The doorbell rang and she jumped. Tina took deep breaths trying to exhale slowly in an effort to maintain her composure as she practically ran to the door and pulled it open. Michael stood for a moment before entering the house.
As soon as the door was closed, Tina threw her arms around him and cried uncontrollably. Moments later, Michael cried with her. They remained like that for a number of minutes. Tina pulled back and studied him. He was older but he looked great. A thousand questions raced through her mind but she forced herself not to pepper him with them and not to put pressure on him to explain. He was home and that was all that mattered.
She made him a coffee and some toast with butter and grape jelly, a favorite of his when he was living at home. She sat across from him and waited patiently for him to share what he wanted to talk about.
After his second slice of toast, Michael looked at her and said, “The strangest thing happened a couple days ago. I was thinking of you and home and feeling like I wanted to be here so I got on a bus and was on my way when sometime during the trip I fell asleep and someone stole what little money I had in my duffel bag. I didn’t know it until I got to the next bus terminal and couldn’t buy a ticket.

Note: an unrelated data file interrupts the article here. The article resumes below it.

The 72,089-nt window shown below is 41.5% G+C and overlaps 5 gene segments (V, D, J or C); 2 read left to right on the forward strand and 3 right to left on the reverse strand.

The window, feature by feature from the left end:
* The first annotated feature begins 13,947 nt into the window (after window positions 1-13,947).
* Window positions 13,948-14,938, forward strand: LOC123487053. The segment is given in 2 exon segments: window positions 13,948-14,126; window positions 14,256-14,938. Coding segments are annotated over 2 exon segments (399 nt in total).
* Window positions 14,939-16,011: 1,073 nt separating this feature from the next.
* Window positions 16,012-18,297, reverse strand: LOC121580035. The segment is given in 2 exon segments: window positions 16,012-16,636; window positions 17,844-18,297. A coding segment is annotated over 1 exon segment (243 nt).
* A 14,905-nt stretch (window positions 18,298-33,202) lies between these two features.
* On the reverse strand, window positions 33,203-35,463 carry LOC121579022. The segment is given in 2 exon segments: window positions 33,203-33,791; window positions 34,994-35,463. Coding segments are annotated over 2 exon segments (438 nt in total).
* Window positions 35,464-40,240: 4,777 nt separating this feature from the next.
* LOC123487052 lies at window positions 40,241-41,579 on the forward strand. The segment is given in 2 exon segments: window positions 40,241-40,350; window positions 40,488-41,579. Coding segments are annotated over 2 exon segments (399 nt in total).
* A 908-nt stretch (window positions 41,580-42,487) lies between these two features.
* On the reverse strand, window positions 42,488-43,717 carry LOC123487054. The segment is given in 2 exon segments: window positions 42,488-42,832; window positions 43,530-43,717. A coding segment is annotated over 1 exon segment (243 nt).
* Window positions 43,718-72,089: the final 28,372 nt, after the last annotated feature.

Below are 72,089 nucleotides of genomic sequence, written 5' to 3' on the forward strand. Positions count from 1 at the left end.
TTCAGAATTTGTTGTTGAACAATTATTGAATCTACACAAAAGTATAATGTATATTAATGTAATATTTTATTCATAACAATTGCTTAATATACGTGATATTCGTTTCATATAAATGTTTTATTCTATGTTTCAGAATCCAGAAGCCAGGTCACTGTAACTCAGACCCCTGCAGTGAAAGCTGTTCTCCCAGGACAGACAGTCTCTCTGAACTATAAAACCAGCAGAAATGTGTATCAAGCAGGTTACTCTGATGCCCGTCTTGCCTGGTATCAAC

“I figured I would just have to hitch-hike the rest of the way. I didn’t even have enough money to buy a coffee and had to ask a couple people for some change. It was rather embarrassing. While I was there, this guy came up to me and handed me an envelope and walked away. At first, I thought he was one of those Jesus freaks you always hear about lurking around the bus or train stations, but when I opened the envelope, there was a twenty dollar bill in it.”
Tina buried her face in her hands and burst out crying. Michael didn’t have to describe the man or say anymore because she knew in her heart he was the man she had given the envelope to; the one the nuns called an angel.
Michael moved to her and put his arms around her shoulders. “Mom, are you okay? Did I say something wrong?”
With tear-stained cheeks she glanced up at him and said, “No Honey, you didn’t say anything wrong at all. You said the perfect thing. Thanks to an Angel, I have my faith and you back in my home and heart again.”
  Chelle Munroe©
   August 3, 2014